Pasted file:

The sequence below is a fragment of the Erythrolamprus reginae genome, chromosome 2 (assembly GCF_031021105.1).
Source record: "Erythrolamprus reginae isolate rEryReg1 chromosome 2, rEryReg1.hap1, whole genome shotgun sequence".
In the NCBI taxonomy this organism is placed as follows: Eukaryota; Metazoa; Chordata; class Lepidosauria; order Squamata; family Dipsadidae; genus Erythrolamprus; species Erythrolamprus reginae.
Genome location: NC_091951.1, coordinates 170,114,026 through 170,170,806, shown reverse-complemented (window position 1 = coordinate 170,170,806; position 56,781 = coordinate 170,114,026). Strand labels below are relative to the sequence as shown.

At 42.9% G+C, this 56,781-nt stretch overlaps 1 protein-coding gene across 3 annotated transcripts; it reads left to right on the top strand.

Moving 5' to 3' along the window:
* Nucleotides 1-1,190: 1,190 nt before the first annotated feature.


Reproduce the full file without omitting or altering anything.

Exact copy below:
The sequence below is a fragment of the Erythrolamprus reginae genome, chromosome 2 (assembly GCF_031021105.1).
Source record: "Erythrolamprus reginae isolate rEryReg1 chromosome 2, rEryReg1.hap1, whole genome shotgun sequence".
In the NCBI taxonomy this organism is placed as follows: Eukaryota; Metazoa; Chordata; class Lepidosauria; order Squamata; family Dipsadidae; genus Erythrolamprus; species Erythrolamprus reginae.
Genome location: NC_091951.1, coordinates 170,114,026 through 170,170,806, shown reverse-complemented (window position 1 = coordinate 170,170,806; position 56,781 = coordinate 170,114,026). Strand labels below are relative to the sequence as shown.

At 42.9% G+C, this 56,781-nt stretch overlaps 1 protein-coding gene across 3 annotated transcripts; it reads left to right on the top strand.

Moving 5' to 3' along the window:
* Nucleotides 1-1,190: 1,190 nt before the first annotated feature.